AFL NSW-ACT is encouraging Riverina and Farrer League clubs to take the time now for 'honest and open' discussions about their futures as the timeline ticks on a competitions restructure.
A tiered model is planned for 2023, featuring a premier league - for clubs with a full complement of grades, plus women's football - as well as a community competition offering greater flexibility.
It was a key recommendation of the independent review into AFL Riverina.
The state's regional manager for community football, Marc Geppert, said clubs know the minimum standards required for the leagues, and the nominations process will begin in March.
He is urging clubs to explore their best option.
"There's no doubt clubs will start to see where they might fit. That's what's good about the minimum standards - it allows clubs to test themselves against the criteria and see if there are gaps or deficiencies that they need to fix (to apply for a premier league spot)," Geppert said.
"We've given them enough time to try and fix that.
"But of course clubs will start to look at themselves against the criteria and start to make those decisions and work out what's best for their footy club.
"Clubs just need to be open and honest with themselves. It's not that we need to know where they're at.
"It's internally within each club, they need to be honest with themselves and their members about where they might fit."
Geppert believes the beauty of a tiered model is in providing options for the wide variety of clubs across AFL Riverina, from small communities to those in higher population centres.
Farrer League clubs East Wagga-Kooringal and North Wagga have indicated they'll explore the possibility of a premier league spot.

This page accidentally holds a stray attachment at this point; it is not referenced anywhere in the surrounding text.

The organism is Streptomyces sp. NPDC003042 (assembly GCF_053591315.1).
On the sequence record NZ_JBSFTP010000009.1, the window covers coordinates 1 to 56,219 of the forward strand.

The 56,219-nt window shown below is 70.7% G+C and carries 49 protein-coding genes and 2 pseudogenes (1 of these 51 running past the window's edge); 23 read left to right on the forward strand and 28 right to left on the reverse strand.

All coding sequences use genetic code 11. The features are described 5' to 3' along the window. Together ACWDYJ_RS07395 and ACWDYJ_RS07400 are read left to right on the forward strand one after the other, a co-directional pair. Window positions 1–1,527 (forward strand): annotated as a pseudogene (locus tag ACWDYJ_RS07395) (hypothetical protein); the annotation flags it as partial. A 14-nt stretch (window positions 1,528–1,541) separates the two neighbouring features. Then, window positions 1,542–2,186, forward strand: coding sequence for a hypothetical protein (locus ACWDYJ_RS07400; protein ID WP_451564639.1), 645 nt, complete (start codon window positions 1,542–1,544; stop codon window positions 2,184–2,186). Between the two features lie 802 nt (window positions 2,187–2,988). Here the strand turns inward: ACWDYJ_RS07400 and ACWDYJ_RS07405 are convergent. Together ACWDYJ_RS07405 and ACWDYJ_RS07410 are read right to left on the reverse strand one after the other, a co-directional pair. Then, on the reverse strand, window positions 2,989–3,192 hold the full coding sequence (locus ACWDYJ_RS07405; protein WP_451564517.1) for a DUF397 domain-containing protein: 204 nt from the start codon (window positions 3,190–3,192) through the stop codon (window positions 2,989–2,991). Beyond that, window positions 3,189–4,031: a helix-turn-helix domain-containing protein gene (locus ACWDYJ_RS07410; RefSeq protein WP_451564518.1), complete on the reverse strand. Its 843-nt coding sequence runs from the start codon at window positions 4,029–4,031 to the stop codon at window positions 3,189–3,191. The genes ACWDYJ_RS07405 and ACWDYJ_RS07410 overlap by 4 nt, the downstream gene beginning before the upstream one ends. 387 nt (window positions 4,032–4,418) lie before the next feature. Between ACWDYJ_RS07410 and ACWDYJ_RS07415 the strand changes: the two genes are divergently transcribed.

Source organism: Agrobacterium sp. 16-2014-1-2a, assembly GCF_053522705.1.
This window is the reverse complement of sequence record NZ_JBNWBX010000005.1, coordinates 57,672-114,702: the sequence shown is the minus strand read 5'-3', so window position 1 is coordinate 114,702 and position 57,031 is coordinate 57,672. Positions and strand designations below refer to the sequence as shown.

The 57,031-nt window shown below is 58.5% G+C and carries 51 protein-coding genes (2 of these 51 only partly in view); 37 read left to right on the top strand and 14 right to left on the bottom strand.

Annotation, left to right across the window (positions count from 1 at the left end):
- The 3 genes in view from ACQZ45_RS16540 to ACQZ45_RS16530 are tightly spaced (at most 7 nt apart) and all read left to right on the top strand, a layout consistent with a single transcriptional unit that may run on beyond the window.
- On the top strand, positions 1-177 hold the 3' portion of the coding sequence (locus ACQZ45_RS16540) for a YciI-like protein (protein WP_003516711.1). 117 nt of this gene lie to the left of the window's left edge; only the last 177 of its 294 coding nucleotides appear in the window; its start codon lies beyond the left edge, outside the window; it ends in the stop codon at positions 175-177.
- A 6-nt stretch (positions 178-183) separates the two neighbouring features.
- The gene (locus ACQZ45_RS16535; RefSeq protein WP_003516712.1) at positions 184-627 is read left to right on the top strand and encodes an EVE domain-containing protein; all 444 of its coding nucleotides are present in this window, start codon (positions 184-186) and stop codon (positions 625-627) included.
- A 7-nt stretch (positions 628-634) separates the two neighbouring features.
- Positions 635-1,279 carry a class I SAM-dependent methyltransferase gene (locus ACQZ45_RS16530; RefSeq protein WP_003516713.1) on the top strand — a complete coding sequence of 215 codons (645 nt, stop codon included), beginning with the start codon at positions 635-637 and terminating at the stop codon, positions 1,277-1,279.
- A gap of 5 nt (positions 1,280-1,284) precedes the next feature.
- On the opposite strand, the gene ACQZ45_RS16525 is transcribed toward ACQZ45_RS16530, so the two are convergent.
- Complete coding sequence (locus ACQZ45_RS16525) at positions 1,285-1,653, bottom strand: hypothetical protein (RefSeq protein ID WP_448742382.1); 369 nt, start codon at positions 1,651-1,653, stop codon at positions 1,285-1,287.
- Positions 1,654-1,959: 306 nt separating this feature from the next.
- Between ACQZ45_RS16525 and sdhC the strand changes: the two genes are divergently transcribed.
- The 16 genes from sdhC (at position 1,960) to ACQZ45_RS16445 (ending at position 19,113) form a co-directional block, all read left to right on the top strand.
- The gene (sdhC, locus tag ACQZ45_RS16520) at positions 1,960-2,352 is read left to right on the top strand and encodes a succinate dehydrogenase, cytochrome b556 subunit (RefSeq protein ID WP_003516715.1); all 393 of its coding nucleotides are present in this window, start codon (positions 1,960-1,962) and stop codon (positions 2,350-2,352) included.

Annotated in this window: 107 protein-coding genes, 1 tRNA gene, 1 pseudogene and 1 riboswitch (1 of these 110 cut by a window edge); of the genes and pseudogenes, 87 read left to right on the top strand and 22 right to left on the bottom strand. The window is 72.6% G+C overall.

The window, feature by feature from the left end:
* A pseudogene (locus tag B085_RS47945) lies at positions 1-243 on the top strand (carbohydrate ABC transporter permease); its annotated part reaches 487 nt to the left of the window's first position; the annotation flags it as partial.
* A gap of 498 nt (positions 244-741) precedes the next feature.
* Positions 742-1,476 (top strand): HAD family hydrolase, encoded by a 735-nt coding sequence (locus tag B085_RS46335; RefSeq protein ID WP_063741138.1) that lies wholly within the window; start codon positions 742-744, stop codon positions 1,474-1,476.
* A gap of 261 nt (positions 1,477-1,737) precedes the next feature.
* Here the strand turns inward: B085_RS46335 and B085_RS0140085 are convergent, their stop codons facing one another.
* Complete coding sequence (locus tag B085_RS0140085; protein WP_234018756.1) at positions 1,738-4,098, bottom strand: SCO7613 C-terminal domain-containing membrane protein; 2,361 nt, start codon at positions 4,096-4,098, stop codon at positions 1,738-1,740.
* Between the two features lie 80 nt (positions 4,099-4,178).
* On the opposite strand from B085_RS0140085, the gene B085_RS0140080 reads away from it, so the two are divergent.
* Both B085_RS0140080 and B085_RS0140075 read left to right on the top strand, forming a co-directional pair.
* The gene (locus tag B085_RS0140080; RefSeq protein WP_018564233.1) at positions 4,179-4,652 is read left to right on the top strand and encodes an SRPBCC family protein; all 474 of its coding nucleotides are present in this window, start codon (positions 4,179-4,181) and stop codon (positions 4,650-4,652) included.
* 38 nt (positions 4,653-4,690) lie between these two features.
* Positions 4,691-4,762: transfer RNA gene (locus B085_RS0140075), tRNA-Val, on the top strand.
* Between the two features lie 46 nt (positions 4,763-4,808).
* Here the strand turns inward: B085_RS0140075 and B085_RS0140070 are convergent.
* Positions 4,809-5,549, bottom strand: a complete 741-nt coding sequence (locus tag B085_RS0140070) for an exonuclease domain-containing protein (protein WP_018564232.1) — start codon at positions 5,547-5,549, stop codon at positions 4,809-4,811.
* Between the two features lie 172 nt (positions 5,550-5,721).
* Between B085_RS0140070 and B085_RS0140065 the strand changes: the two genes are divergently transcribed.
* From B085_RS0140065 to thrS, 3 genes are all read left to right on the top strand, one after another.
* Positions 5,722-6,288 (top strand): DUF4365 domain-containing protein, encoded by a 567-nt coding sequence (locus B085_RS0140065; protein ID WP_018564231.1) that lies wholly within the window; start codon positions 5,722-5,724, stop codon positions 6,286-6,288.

The Northern Jets have told The Daily Advertiser they're keeping their options open at the moment, believing they're in a healthy position right now.
Minor premiers Marrar - a club without juniors but with senior success in recent years - also haven't ruled out aiming higher.
"That's the beauty of criteria-based selection - everyone's got an equal opportunity to throw their hat in the ring," Geppert said.
"That's what it's designed to do. It's designed to offer something for the clubs with more capacity to grow, and for smaller clubs that don't have that capacity to fit in where they're comfortable."
Nominations will be assessed by a panel.
The AFL is aware clubs are coming off two COVID-affected years, the full impact of which is yet to be seen.
But Geppert said it's the right time for them to carefully consider their strengths and weaknesses.
"We're pretty close to finalising the competition names and their structures, which we'll officially launch (announce) in February of 2022," Geppert said.
"In March, the process of nominating for the leagues will occur. That's pretty early in the new year.
"We want to be in a position by August 2022 to be announcing who will be participating in what competition for the following year."
He said AFL Riverina and AFL NSW-ACT are willing to work with clubs to help them meet their objectives, and expects that there'll be some criteria that not all clubs can meet in the first season.
The belief is that the premier league expectations will raise the standards, from facilities and administration to football.
Geppert said they're more than happy to meet with any clubs to help them digest the documentation and work through their planning process for 2023.
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